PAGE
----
Cambridge Audio DacMagic
At a Glance
Let me begin by saying that I am not—and have never been—a member of the cult of the audiophile. While I love music (current iTunes library: 48,000 tracks), and appreciate the sound of a good stereo, I have never succumbed to the temptation to spend $1000 for speaker cables, or buy doohickies that protect my CD player from undesired micro-vibrations that might somehow jiggle the bits from the CD as they are read.
But, sometimes you get a device that can change your mind; that can make you rethink your long-held feelings about a subject such as sound quality. The $429 Cambridge Audio DacMagic is one such device.
One of the most important elements of the musical chain from bits to waves is a digital-to-analog converter (or DAC). You’ve got them all over the place: in your CD or DVD player; in your iPod or iPhone; and in your Mac. A DAC is the heart of a sound card—it’s the chip that changes the digital stream created from a CD, DVD, or digital music file into the soundwaves that you then amplify to get to your speakers.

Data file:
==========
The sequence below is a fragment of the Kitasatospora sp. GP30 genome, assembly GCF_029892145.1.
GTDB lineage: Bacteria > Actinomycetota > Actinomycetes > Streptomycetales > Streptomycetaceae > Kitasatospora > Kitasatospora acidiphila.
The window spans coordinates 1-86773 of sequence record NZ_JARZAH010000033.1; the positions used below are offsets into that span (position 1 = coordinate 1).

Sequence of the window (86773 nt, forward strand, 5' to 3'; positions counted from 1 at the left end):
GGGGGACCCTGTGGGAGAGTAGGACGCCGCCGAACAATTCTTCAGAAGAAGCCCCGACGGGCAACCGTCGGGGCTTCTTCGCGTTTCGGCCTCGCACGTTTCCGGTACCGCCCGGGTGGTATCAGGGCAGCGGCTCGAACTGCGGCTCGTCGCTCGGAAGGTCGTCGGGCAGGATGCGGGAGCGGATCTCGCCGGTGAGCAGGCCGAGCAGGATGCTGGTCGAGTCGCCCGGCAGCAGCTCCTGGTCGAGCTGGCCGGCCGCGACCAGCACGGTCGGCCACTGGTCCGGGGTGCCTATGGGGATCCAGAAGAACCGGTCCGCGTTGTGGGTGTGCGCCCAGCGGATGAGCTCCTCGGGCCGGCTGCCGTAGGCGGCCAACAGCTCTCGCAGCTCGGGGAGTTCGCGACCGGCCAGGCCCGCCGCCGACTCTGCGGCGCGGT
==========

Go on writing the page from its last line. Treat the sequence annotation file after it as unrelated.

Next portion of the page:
There are a wide range of DAC chips, ranging from very low-cost to very expensive. At the low end, a DAC chip may be used in a cheap PC soundcard or throw-away MP3 player. At the high end, expensive DAC chips are found inside top-of-the-line CD players, amps, and other devices. For a DAC chip, price does matter.
The DacMagic is a standalone device that lets you bypass the built-in DAC chip in a computer or digital streaming device, using top-quality DAC chips (two Wolfson WM8740 24bit DACs in dual differential mode) that upsample the digital stream to provide output that you then connect to an amplifier or amplified speakers. (The DacMagic doesn’t amplify the output, so you can’t use it directly with headphones or un-amplified speakers.)
One reason the DacMagic stands out is that it accepts USB input; many DACs only allow digital optical inputs (which the DacMagic also offers). This means you can connect it to any computer with the included USB cable, and then connect it to your amp or speakers. (All current Macs also include digital optical outputs, so you can connect them to the DacMagic with a Toslink cable as well.) However, USB output is limited to a 44.1kHz sample rate; if you want to take advantage of higher-resolution files, such as 24-bit 96kHz FLAC files, you’ll need to use the digital optical route.